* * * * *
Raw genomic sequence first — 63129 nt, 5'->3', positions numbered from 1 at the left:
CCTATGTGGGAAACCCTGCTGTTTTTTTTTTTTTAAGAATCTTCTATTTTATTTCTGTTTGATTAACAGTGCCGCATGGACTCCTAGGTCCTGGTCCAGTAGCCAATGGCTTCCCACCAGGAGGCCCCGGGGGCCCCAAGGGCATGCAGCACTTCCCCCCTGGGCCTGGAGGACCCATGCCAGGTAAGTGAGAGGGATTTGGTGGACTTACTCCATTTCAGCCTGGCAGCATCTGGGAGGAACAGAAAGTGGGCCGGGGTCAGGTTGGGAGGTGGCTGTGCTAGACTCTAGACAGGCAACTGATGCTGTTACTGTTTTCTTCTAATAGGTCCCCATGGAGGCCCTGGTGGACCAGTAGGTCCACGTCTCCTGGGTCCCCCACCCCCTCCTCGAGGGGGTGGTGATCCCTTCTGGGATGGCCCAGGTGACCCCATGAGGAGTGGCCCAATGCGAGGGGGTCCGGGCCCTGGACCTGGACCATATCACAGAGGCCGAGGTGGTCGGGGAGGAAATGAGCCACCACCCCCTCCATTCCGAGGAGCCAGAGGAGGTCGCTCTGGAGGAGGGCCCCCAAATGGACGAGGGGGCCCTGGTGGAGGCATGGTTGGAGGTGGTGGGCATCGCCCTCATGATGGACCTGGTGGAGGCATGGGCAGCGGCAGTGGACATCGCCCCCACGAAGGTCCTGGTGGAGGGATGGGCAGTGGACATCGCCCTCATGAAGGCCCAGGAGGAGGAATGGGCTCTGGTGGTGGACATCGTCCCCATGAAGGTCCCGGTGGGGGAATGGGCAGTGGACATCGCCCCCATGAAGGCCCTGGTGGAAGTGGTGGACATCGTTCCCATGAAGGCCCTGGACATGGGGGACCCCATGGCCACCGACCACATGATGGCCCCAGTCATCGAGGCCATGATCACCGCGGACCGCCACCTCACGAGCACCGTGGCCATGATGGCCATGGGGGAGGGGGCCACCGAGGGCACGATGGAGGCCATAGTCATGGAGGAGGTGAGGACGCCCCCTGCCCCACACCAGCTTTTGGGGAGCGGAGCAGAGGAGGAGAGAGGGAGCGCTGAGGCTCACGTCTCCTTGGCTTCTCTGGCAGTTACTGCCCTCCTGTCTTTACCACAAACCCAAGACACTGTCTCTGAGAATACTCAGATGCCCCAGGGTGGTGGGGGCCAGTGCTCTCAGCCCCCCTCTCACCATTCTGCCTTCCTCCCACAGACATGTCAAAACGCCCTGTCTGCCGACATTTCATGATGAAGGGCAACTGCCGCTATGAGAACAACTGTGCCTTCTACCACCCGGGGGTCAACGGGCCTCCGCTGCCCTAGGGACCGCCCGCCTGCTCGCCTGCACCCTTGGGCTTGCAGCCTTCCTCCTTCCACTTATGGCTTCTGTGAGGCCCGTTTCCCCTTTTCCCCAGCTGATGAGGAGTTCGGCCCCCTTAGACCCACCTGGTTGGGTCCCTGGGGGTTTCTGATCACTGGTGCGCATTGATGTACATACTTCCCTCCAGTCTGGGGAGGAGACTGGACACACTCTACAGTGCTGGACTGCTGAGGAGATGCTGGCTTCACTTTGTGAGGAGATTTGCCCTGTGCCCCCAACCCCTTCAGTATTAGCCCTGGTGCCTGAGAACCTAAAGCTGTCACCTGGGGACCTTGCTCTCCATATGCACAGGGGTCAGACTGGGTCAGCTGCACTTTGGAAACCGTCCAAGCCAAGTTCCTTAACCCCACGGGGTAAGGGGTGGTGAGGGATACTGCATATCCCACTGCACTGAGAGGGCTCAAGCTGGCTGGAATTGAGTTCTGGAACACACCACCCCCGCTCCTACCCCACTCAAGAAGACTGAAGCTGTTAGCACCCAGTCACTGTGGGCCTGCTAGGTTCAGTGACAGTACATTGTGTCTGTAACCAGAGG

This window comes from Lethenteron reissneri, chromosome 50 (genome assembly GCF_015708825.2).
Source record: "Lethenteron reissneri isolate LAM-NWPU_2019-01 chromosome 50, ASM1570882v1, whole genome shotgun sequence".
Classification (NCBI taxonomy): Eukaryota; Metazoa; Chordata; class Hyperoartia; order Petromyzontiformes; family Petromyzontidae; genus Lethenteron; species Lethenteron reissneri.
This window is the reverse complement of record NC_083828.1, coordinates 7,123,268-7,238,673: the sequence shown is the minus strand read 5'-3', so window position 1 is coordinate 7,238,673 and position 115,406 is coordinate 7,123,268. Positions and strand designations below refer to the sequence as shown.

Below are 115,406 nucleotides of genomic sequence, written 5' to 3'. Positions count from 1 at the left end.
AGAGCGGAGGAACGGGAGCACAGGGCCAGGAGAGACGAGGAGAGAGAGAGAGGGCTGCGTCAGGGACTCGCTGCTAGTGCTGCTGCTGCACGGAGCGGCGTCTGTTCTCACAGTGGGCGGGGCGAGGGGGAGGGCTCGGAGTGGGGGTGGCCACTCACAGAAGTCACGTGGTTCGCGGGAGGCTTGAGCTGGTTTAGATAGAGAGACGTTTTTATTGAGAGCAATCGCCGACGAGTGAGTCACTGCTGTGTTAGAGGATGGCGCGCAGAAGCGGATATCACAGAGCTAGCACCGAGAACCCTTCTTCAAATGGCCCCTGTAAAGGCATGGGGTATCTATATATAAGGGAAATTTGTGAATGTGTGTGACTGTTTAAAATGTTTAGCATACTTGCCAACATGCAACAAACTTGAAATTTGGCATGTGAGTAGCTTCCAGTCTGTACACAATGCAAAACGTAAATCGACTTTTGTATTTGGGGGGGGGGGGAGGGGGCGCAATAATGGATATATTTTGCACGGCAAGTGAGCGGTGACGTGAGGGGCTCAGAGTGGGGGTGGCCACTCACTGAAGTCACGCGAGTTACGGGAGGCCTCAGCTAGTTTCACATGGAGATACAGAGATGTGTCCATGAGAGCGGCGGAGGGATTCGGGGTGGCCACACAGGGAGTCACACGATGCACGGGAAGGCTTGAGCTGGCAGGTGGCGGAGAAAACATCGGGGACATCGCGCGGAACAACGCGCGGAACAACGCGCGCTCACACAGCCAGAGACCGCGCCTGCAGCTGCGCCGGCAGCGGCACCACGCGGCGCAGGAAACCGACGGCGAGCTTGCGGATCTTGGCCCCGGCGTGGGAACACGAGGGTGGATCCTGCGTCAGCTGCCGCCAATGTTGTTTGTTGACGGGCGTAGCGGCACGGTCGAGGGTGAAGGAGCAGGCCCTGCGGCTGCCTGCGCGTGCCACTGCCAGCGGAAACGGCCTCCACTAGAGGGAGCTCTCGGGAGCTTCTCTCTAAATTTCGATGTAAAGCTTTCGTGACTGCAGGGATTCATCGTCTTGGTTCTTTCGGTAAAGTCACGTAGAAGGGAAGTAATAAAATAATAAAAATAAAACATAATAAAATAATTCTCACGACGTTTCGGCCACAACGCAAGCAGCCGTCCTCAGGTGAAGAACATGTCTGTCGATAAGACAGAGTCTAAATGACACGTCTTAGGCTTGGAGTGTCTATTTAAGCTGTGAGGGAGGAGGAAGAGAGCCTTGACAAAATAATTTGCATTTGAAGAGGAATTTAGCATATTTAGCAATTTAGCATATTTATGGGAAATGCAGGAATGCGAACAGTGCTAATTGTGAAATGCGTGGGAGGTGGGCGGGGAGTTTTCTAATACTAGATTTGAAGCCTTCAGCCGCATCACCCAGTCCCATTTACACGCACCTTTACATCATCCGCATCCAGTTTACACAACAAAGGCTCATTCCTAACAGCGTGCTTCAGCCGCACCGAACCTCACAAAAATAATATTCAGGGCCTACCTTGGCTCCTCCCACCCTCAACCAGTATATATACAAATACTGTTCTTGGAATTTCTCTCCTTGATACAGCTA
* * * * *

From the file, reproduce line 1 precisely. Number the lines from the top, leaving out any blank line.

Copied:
Raw genomic sequence first — 63129 nt, 5'->3', positions numbered from 1 at the left: